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I think the key is what type of book you're talking about. If it's an informative book, I'd prefer the iPad. If you're looking to read novels on some type of device--that deep, immersive reading with minimal distractions--and paper isn't a desirable option--Kindle or something with e-ink seems like the best choice. One thing paper can't match, of course, is the ability to download practically any novel you care to read instantly--and be able to search, save your place, make notes, etc.
I just saw a bunch of stuff about Google Editions, and I'm pretty stoked about that. Ebooks seem like a cheesy alternative for authors who can't get published "for real" right now, but that could very well change in the near future. I particularly like the idea of getting a free ebook when you buy a printed book. That seems a great way to go for now; get people accustomed to ebooks that way and gradually wean them off paper.
We have to separate ourselves from the masses in some cases, though. As I've stated, I believe in the sad mass market edict of, "it doesn't have to be the best, it just has to be good enough". While eInk provides the best electronic reading experience, are traditional displays as utilized by tablets good enough? The answer is probably "yes". With that said, what is more likely to get into more users hands? Tablets. We're not a nation of readers, sadly, so the sexier, more functional device will likely take hold of the market, particularly since Amazon Kindle's - even with "free" 3G - sell for $259 and ONLY do black and white, which means you can't read color books like Vintage Games the way they were meant to be read, you can't read comic books, and you can't read PDF's (again, as they were meant to be read).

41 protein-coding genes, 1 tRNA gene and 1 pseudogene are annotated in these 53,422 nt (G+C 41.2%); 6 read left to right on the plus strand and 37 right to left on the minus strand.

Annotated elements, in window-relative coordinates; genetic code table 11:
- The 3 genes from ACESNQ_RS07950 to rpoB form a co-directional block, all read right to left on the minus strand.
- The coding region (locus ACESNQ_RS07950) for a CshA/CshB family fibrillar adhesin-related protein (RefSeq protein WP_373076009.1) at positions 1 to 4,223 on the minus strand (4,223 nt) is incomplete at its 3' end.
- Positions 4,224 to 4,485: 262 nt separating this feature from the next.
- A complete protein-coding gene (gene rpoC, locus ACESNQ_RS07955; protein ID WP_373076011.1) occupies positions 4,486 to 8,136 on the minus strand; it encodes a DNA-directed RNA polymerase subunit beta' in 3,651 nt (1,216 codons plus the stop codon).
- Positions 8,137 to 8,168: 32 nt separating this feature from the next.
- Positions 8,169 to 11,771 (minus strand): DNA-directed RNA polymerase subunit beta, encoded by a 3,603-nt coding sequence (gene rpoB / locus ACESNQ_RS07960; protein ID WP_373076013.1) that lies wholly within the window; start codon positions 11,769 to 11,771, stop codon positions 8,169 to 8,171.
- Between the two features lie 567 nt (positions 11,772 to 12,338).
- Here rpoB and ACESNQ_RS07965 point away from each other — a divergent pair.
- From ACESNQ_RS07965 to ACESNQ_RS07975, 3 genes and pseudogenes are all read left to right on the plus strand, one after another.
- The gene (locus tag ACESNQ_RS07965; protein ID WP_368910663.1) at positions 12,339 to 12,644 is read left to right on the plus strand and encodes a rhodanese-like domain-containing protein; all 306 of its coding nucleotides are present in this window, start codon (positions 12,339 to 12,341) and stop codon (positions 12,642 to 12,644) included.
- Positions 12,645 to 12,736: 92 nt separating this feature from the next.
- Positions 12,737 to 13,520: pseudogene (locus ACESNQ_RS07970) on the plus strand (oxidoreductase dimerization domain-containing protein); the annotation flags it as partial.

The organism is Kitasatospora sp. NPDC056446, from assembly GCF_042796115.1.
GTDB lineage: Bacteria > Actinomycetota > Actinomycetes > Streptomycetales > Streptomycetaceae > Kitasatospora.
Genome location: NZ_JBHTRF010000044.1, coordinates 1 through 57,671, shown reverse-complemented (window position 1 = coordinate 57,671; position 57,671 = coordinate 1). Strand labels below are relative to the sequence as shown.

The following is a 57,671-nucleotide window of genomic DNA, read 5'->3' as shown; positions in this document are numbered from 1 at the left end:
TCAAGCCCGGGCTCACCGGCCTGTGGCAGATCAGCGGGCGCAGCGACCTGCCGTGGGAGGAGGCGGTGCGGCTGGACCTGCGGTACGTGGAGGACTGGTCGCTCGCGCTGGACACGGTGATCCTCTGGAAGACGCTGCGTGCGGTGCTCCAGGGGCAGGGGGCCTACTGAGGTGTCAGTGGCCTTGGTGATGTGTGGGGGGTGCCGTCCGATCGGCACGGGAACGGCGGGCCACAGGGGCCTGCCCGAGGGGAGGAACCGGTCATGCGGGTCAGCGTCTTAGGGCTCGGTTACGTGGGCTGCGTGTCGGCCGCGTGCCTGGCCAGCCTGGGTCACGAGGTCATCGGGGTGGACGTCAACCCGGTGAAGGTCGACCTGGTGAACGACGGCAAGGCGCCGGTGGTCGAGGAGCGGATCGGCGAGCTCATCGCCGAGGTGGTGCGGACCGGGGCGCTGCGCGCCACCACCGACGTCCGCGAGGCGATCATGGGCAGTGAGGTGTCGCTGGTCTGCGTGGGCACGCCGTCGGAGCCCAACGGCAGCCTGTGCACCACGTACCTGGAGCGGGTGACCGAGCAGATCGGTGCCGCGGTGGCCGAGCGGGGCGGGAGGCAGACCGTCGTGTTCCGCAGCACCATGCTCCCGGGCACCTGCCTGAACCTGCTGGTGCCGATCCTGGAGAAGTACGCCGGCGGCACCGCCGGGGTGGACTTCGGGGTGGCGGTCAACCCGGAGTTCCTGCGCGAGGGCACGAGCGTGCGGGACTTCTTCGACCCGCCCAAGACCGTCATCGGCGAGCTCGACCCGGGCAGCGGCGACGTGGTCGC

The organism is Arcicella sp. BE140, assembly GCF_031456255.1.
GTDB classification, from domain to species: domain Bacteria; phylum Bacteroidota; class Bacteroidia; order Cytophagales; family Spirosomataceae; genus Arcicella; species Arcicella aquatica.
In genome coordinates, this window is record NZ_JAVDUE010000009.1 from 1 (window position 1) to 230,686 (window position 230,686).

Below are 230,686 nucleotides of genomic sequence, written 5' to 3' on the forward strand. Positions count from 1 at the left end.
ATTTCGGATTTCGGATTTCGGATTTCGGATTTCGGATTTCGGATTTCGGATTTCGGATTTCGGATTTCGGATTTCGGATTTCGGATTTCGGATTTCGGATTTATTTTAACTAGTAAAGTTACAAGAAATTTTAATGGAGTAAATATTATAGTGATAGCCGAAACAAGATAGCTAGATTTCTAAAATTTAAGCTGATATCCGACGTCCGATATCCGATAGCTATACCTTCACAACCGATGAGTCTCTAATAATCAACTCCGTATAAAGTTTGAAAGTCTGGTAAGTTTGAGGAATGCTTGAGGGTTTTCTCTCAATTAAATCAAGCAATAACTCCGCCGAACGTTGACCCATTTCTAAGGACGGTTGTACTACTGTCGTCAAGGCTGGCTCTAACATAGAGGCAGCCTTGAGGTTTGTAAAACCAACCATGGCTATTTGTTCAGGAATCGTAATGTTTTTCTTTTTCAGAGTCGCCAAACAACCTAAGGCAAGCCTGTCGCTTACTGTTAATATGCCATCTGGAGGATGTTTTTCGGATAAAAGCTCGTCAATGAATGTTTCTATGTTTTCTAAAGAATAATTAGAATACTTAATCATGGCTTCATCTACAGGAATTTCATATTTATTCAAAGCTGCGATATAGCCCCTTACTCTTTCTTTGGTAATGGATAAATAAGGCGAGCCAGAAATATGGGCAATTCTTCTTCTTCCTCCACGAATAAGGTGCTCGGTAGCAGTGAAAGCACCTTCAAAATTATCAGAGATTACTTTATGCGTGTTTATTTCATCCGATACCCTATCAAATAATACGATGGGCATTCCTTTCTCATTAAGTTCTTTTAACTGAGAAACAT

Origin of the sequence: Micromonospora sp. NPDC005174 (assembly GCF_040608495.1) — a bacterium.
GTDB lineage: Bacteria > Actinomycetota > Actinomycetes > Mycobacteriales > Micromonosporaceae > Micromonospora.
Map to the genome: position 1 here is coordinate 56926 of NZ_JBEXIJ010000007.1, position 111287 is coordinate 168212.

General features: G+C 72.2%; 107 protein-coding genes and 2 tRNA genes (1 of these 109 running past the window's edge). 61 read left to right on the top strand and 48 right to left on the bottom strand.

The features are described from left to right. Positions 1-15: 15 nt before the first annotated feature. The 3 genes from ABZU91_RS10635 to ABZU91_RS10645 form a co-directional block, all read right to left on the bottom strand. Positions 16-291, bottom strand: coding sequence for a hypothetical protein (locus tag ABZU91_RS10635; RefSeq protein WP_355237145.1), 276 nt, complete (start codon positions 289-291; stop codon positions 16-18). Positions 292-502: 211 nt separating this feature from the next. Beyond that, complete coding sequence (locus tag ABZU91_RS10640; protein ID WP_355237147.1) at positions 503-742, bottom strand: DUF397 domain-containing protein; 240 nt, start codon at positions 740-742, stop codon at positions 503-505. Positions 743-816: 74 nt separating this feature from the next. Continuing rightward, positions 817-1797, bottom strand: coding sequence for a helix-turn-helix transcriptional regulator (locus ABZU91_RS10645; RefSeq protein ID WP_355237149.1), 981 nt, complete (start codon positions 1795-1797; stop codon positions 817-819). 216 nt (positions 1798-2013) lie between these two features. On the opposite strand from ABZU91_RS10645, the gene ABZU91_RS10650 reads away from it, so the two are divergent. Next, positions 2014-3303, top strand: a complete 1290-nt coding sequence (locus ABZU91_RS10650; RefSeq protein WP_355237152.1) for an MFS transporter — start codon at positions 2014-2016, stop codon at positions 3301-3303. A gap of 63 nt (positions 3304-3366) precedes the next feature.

Now, if you look at the Kindle as the paperback of eReaders, then it should logically be $99 and no more. This way you get it in the hands of the most people and it doesn't matter if its black and white and optimized for just reading text. Now, when the color eInk version hits - hopefully no later than late next year - that could release at the current $259 price, though that to would be best served by dropping in price sooner rather than later. So you'd have the black and white Kindle at $99 and the color Kindle at $199, give or take. That would likely be a more effective strategy. What these eReaders have going against them are the same services are or will be available on the coming tidal wave of tablet devices, some roughly the same price as the iPad, some far cheaper. It's quite possible that the sales that four years worth of eReaders have enjoyed will be surpassed by the tablet category in just a single year. That to me tells me what wins, ultimately. (and again, by "win" I just mean, which becomes the de facto device - eReaders will continue to stick around in their niche indefinitely)
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